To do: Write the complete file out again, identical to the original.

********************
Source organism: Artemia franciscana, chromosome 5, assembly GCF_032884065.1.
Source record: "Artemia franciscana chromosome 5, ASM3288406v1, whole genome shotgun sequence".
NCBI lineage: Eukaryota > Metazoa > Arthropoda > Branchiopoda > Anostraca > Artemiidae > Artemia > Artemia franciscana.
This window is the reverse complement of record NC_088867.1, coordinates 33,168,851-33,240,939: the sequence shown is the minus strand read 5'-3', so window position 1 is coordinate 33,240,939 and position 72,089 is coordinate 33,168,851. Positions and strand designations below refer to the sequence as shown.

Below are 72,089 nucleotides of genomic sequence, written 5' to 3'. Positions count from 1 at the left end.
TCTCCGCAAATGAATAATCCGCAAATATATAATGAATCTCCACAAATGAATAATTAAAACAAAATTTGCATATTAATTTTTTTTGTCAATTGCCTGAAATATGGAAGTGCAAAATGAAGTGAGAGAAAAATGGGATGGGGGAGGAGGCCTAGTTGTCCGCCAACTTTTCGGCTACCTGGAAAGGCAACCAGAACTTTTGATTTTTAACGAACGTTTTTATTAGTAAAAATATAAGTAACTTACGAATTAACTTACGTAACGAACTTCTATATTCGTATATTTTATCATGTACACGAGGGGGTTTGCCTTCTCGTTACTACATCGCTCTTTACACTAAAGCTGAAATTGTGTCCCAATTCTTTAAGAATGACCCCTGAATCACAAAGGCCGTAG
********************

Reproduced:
Source organism: Artemia franciscana, chromosome 5, assembly GCF_032884065.1.
Source record: "Artemia franciscana chromosome 5, ASM3288406v1, whole genome shotgun sequence".
NCBI lineage: Eukaryota > Metazoa > Arthropoda > Branchiopoda > Anostraca > Artemiidae > Artemia > Artemia franciscana.
This window is the reverse complement of record NC_088867.1, coordinates 33,168,851-33,240,939: the sequence shown is the minus strand read 5'-3', so window position 1 is coordinate 33,240,939 and position 72,089 is coordinate 33,168,851. Positions and strand designations below refer to the sequence as shown.

Below are 72,089 nucleotides of genomic sequence, written 5' to 3'. Positions count from 1 at the left end.
TCTCCGCAAATGAATAATCCGCAAATATATAATGAATCTCCACAAATGAATAATTAAAACAAAATTTGCATATTAATTTTTTTTGTCAATTGCCTGAAATATGGAAGTGCAAAATGAAGTGAGAGAAAAATGGGATGGGGGAGGAGGCCTAGTTGTCCGCCAACTTTTCGGCTACCTGGAAAGGCAACCAGAACTTTTGATTTTTAACGAACGTTTTTATTAGTAAAAATATAAGTAACTTACGAATTAACTTACGTAACGAACTTCTATATTCGTATATTTTATCATGTACACGAGGGGGTTTGCCTTCTCGTTACTACATCGCTCTTTACACTAAAGCTGAAATTGTGTCCCAATTCTTTAAGAATGACCCCTGAATCACAAAGGCCGTAG